CURWEN, Sir Patricius, 1st Bt. (c.1602-64), of Workington, Cumb.

Published in The History of Parliament: the House of Commons 1660-1690, ed. B.D. Henning, 1983
Available from Boydell and Brewer



Apr. 1640
Nov. 1640 - 15 Mar. 1643
1661 - 15 Dec. 1664

Family and Education

b. c.1602, 1st s. of Sir Henry Curwen of Workington by 1st w. Catherine, da. of Sir John Dalston of Dalston, and coh. to her gdfa. Thomas Tyrell of Birdbrook, Essex. educ. Queens’, Camb. matric. 18 Apr. 1620, aged 18. m. 28 Feb. 1620, Isabella (d. Jan. 1667), da. and coh. of Sir George Selby of Whitehouse, co. Dur., 1s. d.v.p. suc. fa. 1623; cr. Bt. 12 Mar. 1627.1

Offices Held

J.p. Cumb. 1625-44, July 1660-d., dep. lt. by 1627-42, c. Aug. 1660-d.; commr. for oyer and terminer 1630, Northern circuit July 1660; piracy Cumb. 1631, sheriff 1636-7, commr. for assessment 1640, Aug. 1660-d., array 1642; lt. honour of Cockermouth by Mar. 1660-d.; lt.-col. of militia ft. Cumb. Oct. 1660-d., commr. for loyal and indigent officers 1662.2

Col. of ft. (royalist) 1642-4.3


Curwen’s ancestors had held Workington since the 12th century, and first represented Cumberland in the reign of Edward III. Curwen served as knight of the shire in all the Parliaments of Charles I, voting against the attainder of Strafford before being disabled as a Royalist. ‘A pious and peaceful man’, according to the Cavaliers’ eulogist, he was ‘master of a great wit and a vigorous discourse, outdoing most in action’, and of a ‘clear and heroic mind’. By his own account he served reluctantly and obstructively both on the local commission of array and in the Oxford Parliament. He was the first in the county to submit and take the Covenant, whereupon he was plundered by a party of Cavalier horse. He valued his estate at only £620 p.a., including his profits from coal mines, the manufacture of salt, and a salmon fishery. His fine was fixed at £2,000 in 1645, but he was in arms again in the second Civil War, and was sentenced to pay a further £1,152 6s.8d. in 1649. After this he appears to have held aloof from royalist conspiracy.4

Under the last ordinance of the Long Parliament Curwen was ineligible at the general election of 1660, nor could he appear openly to support the return of Lord Broghill (Roger Boyle) for Cockermouth. It was considered, moreover, that he was ‘basely abused’ in the salt excise. He regained his seat in 1661 against slight opposition, and was listed by Lord Wharton among the moderates in the Cavalier Parliament. A patron of Joseph Williamson and his brother, he was probably a country Cavalier. But he was not an active Member, taking no part in the Clarendon Code and being named only to the committees for the highways bill (13 June 1661), the preservation of freshwater fish (9 Apr. 1663), and three estate bills. He applied for a farm of the local customs, chiefly in order to divert Irish cattle imports from the Lowthers’ port at Whitehaven to Workington. He behaved ‘very handsomely’ in rounding up the local Quakers after the Derwentdale plot, and applied for some long promised compensation for his losses, computed at £23,000. But neither the Lilburne lands in Abbey Hulme nor the farm of the Cumberland hearth-tax appear to have come his way before his death on 15 Dec. 1664. He was buried at Workington on 12 Apr. 1665, at the cost of £680. One of the pall-bearers, Sir Philip Musgrave, described him as a loss to the county, where he had ‘a long time lived with much reputation among them and loved just ways’. In his will Curwen declared:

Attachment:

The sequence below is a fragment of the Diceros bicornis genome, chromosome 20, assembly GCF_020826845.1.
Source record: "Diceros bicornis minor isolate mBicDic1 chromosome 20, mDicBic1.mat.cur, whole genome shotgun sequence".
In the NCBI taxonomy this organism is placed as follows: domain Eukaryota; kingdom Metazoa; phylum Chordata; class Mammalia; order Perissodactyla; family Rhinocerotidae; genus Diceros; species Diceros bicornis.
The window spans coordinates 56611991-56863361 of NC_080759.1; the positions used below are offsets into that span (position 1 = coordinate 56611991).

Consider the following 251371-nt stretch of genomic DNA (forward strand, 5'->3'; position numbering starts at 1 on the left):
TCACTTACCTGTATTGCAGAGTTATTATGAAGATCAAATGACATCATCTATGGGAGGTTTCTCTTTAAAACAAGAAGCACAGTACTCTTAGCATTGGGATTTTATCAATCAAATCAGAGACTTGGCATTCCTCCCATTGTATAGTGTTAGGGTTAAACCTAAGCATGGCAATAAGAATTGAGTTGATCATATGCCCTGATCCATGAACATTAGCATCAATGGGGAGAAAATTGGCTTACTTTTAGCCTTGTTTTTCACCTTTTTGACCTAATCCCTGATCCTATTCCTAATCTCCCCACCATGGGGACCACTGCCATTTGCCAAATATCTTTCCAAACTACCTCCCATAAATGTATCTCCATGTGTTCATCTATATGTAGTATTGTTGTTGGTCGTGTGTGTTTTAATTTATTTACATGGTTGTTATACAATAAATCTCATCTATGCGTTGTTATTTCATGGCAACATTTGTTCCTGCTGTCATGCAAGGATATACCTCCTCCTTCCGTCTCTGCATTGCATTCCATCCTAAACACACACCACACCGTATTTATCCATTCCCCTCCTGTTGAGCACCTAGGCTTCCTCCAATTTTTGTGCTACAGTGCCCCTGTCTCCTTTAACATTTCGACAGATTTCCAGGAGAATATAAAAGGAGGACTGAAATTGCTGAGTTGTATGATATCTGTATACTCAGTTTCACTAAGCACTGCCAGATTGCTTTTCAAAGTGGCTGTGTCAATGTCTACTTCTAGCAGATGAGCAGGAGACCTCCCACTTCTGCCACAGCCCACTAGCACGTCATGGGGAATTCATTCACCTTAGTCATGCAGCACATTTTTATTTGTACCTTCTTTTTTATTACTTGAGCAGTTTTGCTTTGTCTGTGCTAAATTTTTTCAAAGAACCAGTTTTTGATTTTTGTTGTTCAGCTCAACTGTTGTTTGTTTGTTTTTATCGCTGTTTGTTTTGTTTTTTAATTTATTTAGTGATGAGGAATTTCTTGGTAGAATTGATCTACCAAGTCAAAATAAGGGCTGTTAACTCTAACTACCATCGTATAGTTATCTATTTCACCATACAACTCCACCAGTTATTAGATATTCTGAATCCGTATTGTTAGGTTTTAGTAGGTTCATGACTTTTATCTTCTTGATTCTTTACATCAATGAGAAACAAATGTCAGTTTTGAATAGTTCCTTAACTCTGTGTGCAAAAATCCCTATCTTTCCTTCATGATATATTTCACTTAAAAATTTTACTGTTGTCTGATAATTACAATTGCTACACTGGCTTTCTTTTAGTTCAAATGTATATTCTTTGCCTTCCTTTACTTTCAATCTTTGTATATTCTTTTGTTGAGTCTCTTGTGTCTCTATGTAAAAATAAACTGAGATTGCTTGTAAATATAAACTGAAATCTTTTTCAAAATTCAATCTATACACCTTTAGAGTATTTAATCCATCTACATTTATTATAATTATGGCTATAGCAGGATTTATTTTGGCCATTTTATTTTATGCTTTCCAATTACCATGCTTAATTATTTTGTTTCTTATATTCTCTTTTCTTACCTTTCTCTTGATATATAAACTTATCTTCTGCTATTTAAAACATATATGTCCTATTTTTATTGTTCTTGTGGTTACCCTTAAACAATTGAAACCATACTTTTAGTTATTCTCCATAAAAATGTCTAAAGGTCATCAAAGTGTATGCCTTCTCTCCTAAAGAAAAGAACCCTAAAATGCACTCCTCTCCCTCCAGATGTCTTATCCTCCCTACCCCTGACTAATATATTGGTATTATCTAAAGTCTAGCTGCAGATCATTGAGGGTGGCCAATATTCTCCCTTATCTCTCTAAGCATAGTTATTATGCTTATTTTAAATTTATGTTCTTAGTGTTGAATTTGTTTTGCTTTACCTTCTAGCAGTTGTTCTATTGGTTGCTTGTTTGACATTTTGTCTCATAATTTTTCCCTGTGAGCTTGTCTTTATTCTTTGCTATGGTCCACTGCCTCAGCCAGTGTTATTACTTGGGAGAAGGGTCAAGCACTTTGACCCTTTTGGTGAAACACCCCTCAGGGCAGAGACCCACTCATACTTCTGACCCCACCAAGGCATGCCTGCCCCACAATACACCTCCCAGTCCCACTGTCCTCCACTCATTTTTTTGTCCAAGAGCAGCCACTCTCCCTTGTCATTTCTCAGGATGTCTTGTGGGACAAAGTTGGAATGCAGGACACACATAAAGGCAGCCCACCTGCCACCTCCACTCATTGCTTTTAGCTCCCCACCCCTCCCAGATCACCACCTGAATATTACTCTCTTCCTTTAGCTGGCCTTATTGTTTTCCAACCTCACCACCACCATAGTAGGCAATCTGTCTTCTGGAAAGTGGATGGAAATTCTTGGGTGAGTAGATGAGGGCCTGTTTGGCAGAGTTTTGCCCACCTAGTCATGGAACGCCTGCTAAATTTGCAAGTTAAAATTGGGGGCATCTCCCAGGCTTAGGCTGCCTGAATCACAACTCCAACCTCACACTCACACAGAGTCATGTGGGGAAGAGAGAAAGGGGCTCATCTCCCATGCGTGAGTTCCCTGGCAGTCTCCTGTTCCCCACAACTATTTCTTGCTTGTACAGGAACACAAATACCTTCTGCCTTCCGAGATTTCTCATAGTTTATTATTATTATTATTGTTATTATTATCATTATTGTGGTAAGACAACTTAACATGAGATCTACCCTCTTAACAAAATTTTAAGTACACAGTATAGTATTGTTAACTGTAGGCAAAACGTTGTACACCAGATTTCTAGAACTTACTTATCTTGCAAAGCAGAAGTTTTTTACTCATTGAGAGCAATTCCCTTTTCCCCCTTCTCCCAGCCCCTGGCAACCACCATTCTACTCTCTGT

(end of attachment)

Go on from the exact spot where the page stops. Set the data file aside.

I utterly abhor and renounce all idolatry and superstition, all heresy and schism, and whatever is contrary to sound religion and the word of God, professing myself with my whole heart to believe all the articles of the Christian faith and the whole doctrine of the Protestant religion taught and maintained in the Church of England.

His heir was his brother Thomas, an equally firm Anglican, who had been nominated for the order of the Royal Oak with an estate, presumably in expectation, of £1,000 p.a. But his step-mother, the widow of one of the Gunpowder plotters, and his half-brother Eldred, who inherited Workington in 1672, were recusants, and the next member of the family to enter Parliament was his cousin Eldred of the Stella Park branch, who sat for Cockermouth from 1738 to 1741.5

Ref Volumes: 1660-1690

Author: Eveline Cruickshanks


  • 1. J. F. Curwen, House of Curwen, 142-51; Vis. Cumb. (Harl. Soc. vii), 5; Vis. Essex (Harl. Soc. xiv), 661.
  • 2. Keeler, Long Parl. 149; Foedera, viii. pt. 2, p. 144; CSP Dom. 1660-1, p. 313; Cumb. RO, D/Lec. 107.
  • 3. Cal. Comm. Comp. 1240; List of Officers Claiming (1663), 35.
  • 4. Curwen, 7, 231; Keeler, 148-9; SP23/179/582-602; HMC Portland, i. 186.
  • 5. CSP Dom. 1660-1, pp. 424, 515; 1663-4, pp. 315, 360, 577; CSP Ire. 1660-2, pp. 626-7; HMC Lonsdale, 93; Curwen, 148-58.